The complicated, delicate work of publishing Prince's memoir
Prince’s posthumous memoir The Beautiful Ones, named after the haunting ballad on his 1984 album Purple Rain, hits shelves on Tuesday. It’s a trove of joyous selfies, childhood remembrances, and hand-drawn cartoons. It’s also hardly the book Prince intended to publish.
He wanted to write the biggest music book of all time. “The book should be a handbook for the brilliant community — wrapped in autobiography, wrapped in biography,” Prince said. “It should teach that what you create is yours.”
In January 2016, Prince recruited a young writer — Dan Piepenbring, an editor at The Paris Review who’d never written a book before. That suited Prince; he wanted someone smart, observant and poetic, but he didn’t fancy wrestling an ego. “He wanted to find some formal devices that would make the book a symbiosis of his words and mine,” Piepenbring wrote in an essay for The New Yorker this September. “It would be dope if, toward the end, our voices started to blend,” [Prince] told his biographer. “In the beginning, they’re distinct, but by the end we’re both writing.”
Prince died just three months later, in April 2016, and Piepenbring had barely scratched the surface. The Beautiful Ones was put on hold as the musician’s estate — being run by the courts, since Prince didn’t leave a will — sorted out various appraisals, revenue streams, claims from the family, and threats of litigation.
Eventually, Piepenbring was granted limited access to the archives at Paisley Park. “For someone who spent much of his career saying he didn’t like to dwell on the past, it seems like [Prince] was hanging on to everything,” Piepenbring told The Guardian. He began excavating the trove, digging through traces of Prince’s brilliance like an archaeologist.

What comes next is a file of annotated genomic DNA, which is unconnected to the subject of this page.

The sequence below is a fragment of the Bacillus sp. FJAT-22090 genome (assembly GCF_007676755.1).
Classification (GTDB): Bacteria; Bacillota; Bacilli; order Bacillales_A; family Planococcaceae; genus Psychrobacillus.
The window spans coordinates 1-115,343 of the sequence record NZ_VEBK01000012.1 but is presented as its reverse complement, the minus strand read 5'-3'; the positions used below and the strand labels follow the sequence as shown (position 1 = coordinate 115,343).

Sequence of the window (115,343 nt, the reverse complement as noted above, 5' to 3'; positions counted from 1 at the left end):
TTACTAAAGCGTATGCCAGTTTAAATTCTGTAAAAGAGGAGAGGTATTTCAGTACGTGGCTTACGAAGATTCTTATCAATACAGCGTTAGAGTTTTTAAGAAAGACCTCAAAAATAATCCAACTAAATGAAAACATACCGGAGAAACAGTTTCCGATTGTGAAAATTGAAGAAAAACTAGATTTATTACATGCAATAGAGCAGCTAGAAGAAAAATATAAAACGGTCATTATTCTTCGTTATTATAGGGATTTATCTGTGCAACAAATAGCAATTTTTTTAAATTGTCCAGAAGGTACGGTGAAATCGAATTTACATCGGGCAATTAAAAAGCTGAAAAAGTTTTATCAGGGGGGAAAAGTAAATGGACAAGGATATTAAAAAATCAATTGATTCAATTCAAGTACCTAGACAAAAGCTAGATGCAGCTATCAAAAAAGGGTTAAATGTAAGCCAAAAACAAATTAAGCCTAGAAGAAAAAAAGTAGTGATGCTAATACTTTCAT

The Beautiful Ones turned out more like a scrapbook than a manifesto, weaving Prince’s own writing about his earliest memories, most formative experiences, and most poignant lessons with the artifacts Piepenbring unearthed. Most of the photos in the book are of Prince before he made it big; he looks like a normal teenage goofball. The doodles, handwritten lyrics, and childhood remembrances are a fascinating glimpse into Prince Rogers Nelson’s psyche during his formative years.
Without the artist’s input from start to finish, the book is but a sliver of what Prince aspired it would be. But Piepenbring was saddled with a daunting task — completing (or abandoning) the biography his idol died before be could write. It may not live on as “the biggest music book of all time,” but The Beautiful Ones feels like a way to spend a little more time in Prince’s glow. It’s one more opportunity to better understand a man who seemed otherworldly — but who insisted on reminding fans of his humanity. “Certain words [like 'alchemy' and 'magical'] don’t describe me,” he told Piepenbring at one of their early meetings. “Funk is the opposite of magic,” Prince said. “Funk is about rules.”
Wishing The Beautiful Ones had turned out exactly as Prince intended it is futile — it would’ve required Piepenbring to do some conjuring himself. Deciding to publish Prince’s memoir posthumously would be a complicated, delicate calculation for almost anyone. But its existence is a net-positive, even if it’s just as a balm for grieving fans. It seems poignant that the man Prince chose to tell his story ultimately decided how to frame the artist’s legacy for the rest of us.